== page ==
Dredg

Catch Without Arms

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    7
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AllMusic Review by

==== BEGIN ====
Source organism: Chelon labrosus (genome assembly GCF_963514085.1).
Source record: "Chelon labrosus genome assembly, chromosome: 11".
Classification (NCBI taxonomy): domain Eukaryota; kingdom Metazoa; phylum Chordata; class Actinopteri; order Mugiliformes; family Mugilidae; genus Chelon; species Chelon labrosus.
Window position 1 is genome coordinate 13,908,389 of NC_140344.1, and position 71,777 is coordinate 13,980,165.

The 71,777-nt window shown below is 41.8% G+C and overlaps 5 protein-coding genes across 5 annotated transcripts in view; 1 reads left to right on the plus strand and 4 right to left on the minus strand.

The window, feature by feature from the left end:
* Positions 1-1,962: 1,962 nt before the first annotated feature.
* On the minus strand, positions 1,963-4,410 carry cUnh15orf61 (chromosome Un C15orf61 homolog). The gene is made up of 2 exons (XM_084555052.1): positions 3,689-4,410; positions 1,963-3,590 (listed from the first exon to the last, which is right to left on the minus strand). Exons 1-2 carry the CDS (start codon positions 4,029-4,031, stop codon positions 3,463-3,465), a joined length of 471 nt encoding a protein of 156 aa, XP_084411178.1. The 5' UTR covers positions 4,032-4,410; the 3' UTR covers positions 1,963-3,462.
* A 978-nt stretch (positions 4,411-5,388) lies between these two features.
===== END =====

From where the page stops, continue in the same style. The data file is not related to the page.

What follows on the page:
It makes sense that Terry Date produced Catch Without Arms, Dredg's second record for Interscope. The producer is a veteran of Deftones albums, and it's that band's rich but still rocking palette that's the intent here. And they succeed. Like past Dredg releases Catch has a conceptual flow. But openers "Ode to the Sun" and "Bug Eyes" focus the grandeur and meandering pace of the band's past work around effective melodies and a steadiness in the rhythm. The choruses emphasize the Bono/Chino Moreno in Gavin Hayes' vocal, and when the rhythm drops out for a contemplative piano moment, nothing feels forced because this is what Dredg has been working toward for years. It's not like in the blurry emo world, where string sections crash regularly into soliloquies and it usually just ends up as melodrama. Catch Without Arms looks to groups like Deftones and At the Drive-In, but there's also a tremendous capacity in Dredg for straightforward pop. The title track is a standout, as is "Zebraskin," which with its keyboards and silky beat could be Cousteau or Sweetback. No kidding. And then the churning guitar intro of "Tanbark Is Hot Lava" drops, and you're bewildered again. "Sang Real" features drum processing and treated piano, "Planting Seeds" has the tension/chorus release quality of contemporary Brit-pop, and "Spitshine" has one of the record's strongest melodies. Dredg does lose the thread occasionally. The wandering "Jamais Vu" sounds like a stoned Incubus, complete with undergraduate love letter lyrics. ("I will wait all of this time above you/is that what you wanted?") And the album could've really used more of the band's rocking side, to balance the band's prodigious use of atmosphere. But "Hung Over on a Tuesday" offers just such a blend, and "Not That Simple" opens its chorus with a satisfying distortion crunch that's predictable, but nevertheless irresistible. The influences in Dredg's sound swirl thicker than ghosts above a cemetery. Still, Catch Without Arms works. It focuses the band's exploratory qualities instead of reigning them in completely.

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